Wednesday, October 8, 2008

Eat Your Hearts Out on Yom Kippur

Keith here.

Let me generate some envy among my friends and fellow Inkspotters. While you are heading to Baltimore for four days of schmoozing, drinking, and carousing at Bouchercon, the world’s largest crime fiction conference, I am getting ready to spend a day meditating and praying and fasting. Eat (don’t say that word to me tomorrow) your hearts out.

Yom Kippur, the Day of Atonement, starts this evening and the fasting that goes with it is supposed to encourage introspection, I guess. The rules are tough in one respect – no liquid or food from sundown tonight till darkness tomorrow – but reasonable in another: the young, elderly, nursing, pregnant, or sick are absolved from fasting. As regular readers of this blog know, I am a tea addict. The hot green liquid fuels my writing engine. Part of being an addict is craving. The other part is a physical reaction when your addiction goes unsatisfied. I qualify on that score, too. If I don’t have tea, I end up with a whopper of a headache. An iron band closes around my forehead, while the top of my head is used as an anvil by an invisible blacksmith. Several years ago a rabbi-friend told me that God doesn’t want me writhing in agony during services. So once or twice tomorrow, I’ll swallow a couple of Excedrin, a dry cocktail of aspirin, acetaminophen, and caffeine.

Living amidst the riches of Silicon Valley requires a level head and good balance. (One daughter had her locker next to a classmate’s whose father made more than $250M in salary and bonus in a single year.) Otherwise, one would spend all his time bursting with envy. An underestimated factor in garnering Silicon Valley wealth is luck. There used to be an eTrade billboard on 101 that said, “Someone will win the lottery. It just won’t be you.” Exactly. In the middle of a wall in my office, I have a piece of framed parchment with a quote from the ancient sage Ben Zoma. In Hebrew it asks, “Who is rich? The person who rejoices in what he has.” I keep trying to remember that as I watch my savings evaporate. I have my family, friends, colleagues, writing, and more – despite the confounded stock market, I need to rejoice more. A worthy resolution for year 5769 on the Jewish calendar, don’t you think?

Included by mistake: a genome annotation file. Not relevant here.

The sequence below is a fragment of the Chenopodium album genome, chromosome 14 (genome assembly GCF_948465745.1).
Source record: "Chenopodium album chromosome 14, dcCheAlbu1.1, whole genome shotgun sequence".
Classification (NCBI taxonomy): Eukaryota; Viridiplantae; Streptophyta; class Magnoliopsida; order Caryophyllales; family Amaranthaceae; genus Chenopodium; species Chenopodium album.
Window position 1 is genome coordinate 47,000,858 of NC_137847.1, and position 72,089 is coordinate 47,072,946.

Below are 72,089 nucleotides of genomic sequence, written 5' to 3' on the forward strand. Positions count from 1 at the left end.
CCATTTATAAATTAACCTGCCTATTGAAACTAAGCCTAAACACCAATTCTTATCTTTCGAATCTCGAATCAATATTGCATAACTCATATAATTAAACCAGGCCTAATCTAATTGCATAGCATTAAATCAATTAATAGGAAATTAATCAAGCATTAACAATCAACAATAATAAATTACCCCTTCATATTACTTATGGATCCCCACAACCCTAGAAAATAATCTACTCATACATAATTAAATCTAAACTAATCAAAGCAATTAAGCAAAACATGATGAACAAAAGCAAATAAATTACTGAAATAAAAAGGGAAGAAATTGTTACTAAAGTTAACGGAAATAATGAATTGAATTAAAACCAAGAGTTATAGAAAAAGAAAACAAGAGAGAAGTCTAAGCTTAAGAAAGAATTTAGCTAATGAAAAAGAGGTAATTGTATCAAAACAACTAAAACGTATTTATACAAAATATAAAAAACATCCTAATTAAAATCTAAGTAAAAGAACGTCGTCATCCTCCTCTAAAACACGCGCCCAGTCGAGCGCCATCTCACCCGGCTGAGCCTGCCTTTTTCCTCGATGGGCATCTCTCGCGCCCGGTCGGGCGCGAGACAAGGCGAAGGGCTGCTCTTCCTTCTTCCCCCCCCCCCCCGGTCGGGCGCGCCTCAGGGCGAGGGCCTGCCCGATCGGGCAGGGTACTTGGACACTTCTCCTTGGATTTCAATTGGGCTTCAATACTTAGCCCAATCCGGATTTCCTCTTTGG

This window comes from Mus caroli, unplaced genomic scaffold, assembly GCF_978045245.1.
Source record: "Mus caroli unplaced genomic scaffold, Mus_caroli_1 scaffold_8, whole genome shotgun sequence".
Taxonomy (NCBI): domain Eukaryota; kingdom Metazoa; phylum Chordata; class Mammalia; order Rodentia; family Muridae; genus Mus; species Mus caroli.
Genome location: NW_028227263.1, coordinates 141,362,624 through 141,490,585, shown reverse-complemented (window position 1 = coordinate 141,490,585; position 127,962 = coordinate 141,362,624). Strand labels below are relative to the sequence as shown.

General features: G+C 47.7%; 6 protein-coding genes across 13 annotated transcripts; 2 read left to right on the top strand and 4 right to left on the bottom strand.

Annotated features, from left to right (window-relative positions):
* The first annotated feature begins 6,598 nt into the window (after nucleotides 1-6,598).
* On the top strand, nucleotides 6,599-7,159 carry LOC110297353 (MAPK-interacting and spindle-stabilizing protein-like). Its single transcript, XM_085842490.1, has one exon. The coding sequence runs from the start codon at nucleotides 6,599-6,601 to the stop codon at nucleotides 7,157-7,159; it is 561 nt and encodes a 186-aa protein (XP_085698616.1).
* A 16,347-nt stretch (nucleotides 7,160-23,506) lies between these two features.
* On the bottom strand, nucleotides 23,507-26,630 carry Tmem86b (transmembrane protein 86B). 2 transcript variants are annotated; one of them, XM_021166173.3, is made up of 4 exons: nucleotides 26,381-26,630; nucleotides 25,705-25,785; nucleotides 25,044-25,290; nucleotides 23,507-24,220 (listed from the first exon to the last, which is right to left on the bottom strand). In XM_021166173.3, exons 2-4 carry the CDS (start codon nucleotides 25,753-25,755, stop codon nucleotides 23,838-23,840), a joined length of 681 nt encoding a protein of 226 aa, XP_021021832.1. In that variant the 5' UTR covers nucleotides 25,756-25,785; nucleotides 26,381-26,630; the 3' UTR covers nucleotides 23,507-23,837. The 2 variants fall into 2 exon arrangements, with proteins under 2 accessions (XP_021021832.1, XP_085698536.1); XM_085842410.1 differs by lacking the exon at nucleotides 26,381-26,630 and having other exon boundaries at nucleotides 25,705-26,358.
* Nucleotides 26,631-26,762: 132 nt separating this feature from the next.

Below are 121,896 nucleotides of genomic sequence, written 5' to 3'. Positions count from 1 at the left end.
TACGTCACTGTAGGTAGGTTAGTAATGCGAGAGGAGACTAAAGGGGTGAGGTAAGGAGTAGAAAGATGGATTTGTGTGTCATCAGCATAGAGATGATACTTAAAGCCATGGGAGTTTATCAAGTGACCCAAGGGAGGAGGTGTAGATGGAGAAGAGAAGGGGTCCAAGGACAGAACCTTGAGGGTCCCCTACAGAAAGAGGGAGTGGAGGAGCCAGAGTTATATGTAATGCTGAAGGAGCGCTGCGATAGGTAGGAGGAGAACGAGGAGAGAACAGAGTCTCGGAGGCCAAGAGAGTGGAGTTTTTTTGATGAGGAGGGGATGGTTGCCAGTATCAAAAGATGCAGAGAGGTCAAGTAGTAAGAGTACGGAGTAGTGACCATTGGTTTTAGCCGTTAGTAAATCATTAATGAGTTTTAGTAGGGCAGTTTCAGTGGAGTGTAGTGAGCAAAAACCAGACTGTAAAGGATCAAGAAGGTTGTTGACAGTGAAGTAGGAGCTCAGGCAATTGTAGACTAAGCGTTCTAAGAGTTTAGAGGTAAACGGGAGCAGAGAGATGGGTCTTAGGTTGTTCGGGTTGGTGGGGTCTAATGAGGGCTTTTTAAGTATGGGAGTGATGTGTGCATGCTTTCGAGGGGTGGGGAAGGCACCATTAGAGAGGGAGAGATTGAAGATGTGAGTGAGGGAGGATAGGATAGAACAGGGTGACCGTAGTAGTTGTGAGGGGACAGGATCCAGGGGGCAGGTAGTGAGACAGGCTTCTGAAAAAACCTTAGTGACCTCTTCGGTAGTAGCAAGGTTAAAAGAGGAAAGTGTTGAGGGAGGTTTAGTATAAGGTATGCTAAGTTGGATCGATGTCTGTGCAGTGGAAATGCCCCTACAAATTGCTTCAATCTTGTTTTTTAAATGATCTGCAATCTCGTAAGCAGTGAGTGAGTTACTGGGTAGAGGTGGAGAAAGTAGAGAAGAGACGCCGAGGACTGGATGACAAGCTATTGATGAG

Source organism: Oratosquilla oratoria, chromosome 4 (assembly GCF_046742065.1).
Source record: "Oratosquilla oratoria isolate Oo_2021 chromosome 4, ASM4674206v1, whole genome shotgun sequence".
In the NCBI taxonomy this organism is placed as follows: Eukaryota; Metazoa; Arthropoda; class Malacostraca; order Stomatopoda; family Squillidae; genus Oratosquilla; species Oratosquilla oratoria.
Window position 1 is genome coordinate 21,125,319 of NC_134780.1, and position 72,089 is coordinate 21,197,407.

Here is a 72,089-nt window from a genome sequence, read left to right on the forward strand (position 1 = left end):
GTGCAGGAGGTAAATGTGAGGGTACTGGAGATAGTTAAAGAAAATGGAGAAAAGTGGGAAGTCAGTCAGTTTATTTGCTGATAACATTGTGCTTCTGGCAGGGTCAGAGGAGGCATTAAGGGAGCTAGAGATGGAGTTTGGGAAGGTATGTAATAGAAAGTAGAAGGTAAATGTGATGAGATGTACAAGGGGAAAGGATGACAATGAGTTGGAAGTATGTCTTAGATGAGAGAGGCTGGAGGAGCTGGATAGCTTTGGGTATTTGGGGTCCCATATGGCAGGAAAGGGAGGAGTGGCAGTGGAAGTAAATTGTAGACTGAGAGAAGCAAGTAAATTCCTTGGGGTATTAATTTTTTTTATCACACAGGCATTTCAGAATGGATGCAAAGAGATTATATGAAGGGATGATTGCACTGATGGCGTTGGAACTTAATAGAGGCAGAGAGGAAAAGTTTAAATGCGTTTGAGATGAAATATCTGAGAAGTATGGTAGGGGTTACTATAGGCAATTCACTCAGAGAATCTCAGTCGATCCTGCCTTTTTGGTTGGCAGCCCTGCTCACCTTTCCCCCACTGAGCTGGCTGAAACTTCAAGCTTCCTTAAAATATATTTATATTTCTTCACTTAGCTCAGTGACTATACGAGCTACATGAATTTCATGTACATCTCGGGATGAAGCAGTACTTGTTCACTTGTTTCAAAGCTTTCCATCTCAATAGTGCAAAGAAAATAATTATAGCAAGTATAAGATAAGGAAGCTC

May you all be sealed in the Book of Life for a good and sweet year.


G.M. Malliet said...

>>May you all be sealed in the Book of Life for a good and sweet year.<<

Thank you, Keith. That is a lovely blessing.

Sue Ann Jaffarian said...

Thanks you, Keith, for reminding us of what is important, especially now as we watch this financial disaster grow.

We are all richer just by knowing each other.

Terri Thayer said...

May your fast be an easy one.

May this country's fast be an easy one, too.

Anonymous said...

Thank you for the perspective. Great post!

Mark Combes said...

We have so much. But we always want more. I'm guilty of it. I want it all knowing full well that I'll never achieve it. It's insanity isn't?

I'm not Jewish but I once had a Jesuit monk tell me that one should make room for introspection on a regular basis. Tomorrow seems like a good day....

Keith Raffel said...

Not that anyone was too worried, but I did have a pretty easy fast. Thanks for the comments. Mark, how did your day of introspection go?